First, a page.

Purchase College Art+Design Professor Murray Zimiles is the guest curator and organizer of the exhibit Gilded Lions and Jeweled Horses: The Synagogue to the Carousel, a major presentation at the American Folk Art Museum in New York City on view through March 23, 2008.
This groundbreaking exhibition tells the story of a little-known aspect of American carousel history and its connection to Jewish values. Approximately 100 splendid and rarely exhibited artworks are on loan from public and private collections from the U.S. and Israel.
The American Folk Art Museum is located at 45 West 53 Street, New York City. It is open Tuesday-Sunday, 10:30 AM - 5:30 PM and Friday until 7:30 PM. Admission is $9; students and seniors $7; children 12 and under are free. Admission is free to all on Fridays from 5:30 - 7:30 PM. For further information, visit www.folkartmuseum.org and www.gildedlions.org; or call 212-265-1040.
Murray Zimiles is an artist and Kempner Distinguished Professor at Purchase, where he has taught drawing and printmaking in the School of Art+Design since 1977.
Gilded Lions and Jeweled Horses is the first major study of an important aspect of the Jewish contribution to American folk art. Many of the artisans who arrived in America carved for their local synagogues; some also found work creating horses and other animals for the flourishing carousel industry. Inspired by the memory of symbolic references carved into majestic Torah arks and gravestones and cut into paper, they translated these motifs into an American idiom, elevating carousel art into a powerful sculptural expression of dynamic and animated forms. Although fanciful carousel animals have long been exhibited in museums, the religious carvings have primarily been known and appreciated only within the setting of the synagogue. Until now, the important historical and aesthetic link between the two has never been documented.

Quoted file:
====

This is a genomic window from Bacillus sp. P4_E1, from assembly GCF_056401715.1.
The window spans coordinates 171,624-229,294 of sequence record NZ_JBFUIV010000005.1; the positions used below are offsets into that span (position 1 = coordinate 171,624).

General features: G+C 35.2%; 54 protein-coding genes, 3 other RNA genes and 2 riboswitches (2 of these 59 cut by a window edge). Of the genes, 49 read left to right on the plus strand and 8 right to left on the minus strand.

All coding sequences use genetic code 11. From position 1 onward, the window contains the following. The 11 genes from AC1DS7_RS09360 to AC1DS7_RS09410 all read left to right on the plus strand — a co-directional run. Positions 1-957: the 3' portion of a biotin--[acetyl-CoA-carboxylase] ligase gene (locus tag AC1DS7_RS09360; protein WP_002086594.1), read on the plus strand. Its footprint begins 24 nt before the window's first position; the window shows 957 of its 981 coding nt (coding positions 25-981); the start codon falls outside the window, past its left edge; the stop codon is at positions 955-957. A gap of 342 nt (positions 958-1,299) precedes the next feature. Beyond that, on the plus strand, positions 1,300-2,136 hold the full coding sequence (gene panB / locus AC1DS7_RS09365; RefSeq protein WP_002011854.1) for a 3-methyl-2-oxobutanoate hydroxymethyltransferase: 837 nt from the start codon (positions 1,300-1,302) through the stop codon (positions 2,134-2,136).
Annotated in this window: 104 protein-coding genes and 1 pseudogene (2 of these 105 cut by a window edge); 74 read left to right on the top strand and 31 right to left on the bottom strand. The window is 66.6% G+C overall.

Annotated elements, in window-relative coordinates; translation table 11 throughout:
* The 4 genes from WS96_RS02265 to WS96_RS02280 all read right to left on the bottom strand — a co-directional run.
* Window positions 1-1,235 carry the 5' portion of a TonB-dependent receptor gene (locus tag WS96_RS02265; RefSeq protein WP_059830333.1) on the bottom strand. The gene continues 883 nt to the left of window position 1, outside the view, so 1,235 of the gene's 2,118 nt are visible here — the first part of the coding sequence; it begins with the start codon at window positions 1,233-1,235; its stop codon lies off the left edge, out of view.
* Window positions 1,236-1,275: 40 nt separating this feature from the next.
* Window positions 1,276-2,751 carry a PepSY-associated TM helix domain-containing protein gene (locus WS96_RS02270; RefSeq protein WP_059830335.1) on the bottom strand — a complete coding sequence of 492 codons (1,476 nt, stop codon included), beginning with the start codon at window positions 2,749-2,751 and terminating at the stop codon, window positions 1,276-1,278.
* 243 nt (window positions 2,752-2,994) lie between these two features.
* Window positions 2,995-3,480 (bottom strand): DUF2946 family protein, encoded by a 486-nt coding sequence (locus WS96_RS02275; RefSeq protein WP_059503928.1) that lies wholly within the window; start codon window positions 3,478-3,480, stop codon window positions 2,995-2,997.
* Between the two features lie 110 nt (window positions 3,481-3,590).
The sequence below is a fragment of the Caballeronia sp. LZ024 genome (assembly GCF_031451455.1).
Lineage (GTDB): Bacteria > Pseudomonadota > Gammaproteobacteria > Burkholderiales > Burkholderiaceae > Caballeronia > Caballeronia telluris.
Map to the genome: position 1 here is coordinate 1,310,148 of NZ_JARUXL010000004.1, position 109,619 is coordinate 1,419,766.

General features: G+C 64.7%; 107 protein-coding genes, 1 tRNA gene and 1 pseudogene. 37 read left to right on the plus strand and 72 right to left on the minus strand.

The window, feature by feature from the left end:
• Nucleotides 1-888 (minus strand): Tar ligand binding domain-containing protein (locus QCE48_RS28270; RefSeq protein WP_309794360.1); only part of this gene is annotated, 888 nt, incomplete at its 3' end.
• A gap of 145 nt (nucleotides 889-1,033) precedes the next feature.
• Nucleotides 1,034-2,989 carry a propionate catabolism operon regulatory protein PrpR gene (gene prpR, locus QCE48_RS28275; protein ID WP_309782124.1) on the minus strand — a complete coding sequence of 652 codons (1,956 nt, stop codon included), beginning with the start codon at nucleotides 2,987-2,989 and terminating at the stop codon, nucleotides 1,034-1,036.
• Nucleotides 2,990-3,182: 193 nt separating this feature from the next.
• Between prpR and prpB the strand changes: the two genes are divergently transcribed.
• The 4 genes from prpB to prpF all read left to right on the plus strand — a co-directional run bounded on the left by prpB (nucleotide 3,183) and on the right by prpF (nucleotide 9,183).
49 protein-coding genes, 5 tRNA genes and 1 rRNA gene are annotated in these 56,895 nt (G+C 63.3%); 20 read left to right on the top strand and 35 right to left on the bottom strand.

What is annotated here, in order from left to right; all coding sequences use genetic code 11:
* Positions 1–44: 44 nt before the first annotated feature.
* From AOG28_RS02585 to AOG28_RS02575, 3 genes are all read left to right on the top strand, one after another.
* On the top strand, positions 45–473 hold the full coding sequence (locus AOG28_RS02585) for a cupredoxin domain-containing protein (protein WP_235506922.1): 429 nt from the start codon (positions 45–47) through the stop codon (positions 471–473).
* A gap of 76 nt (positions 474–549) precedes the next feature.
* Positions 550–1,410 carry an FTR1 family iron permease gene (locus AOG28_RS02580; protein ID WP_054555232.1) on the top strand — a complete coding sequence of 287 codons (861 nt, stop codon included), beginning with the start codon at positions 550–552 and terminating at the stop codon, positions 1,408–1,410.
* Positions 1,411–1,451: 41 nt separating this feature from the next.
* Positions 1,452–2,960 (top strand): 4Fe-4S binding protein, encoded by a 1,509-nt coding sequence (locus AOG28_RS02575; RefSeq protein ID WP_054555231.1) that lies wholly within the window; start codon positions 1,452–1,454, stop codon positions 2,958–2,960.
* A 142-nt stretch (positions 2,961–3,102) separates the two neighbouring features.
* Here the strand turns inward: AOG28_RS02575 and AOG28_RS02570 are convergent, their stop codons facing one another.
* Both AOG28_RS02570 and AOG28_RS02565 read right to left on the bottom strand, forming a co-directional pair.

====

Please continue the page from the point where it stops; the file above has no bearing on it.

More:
Professor Zimiles has researched and documented the story of Gilded Lions and Jeweled Horses: The Synagogue to the Carousel for more than 20 years. During that time, he has traveled extensively throughout Central and Eastern Europe, Israel and the United States to study and photograph artwork and synagogues, in addition to consulting with more than 150 curators, historians, art historians, collectors, librarians, archivists and religious scholars.
He has lectured widely on Jewish woodcarving traditions in the United States and abroad and is the author of exhibition catalogs and books, including Early American Mills (Clarkson N. Potter, Inc. 1988), a book on wooden architecture that spurred his interest in the wooden synagogues of Eastern Europe.
He has had solo exhibitions at the Purchase College Neuberger Museum; the Cathedral of St. John the Divine, New York; and the National Museum of American Jewish History, among others, and has participated in more than 100 group shows here and abroad. He is represented in the collections of the Brooklyn Museum, the Jewish Museum, and the Museum of Modern Art, all in New York; the New York Public Library; and the Smithsonian American Art Museum, Washington, D.C., as well as the Museum of Modern Art, Haifa and Tel Aviv Museum in Israel. He holds a B.F.A. from the University of Illinois and a M.F.A. from Cornell University.
The exhibition will travel to the Fenimore Art Museum in Cooperstown, N.Y. from May 24 to September 1, 2008.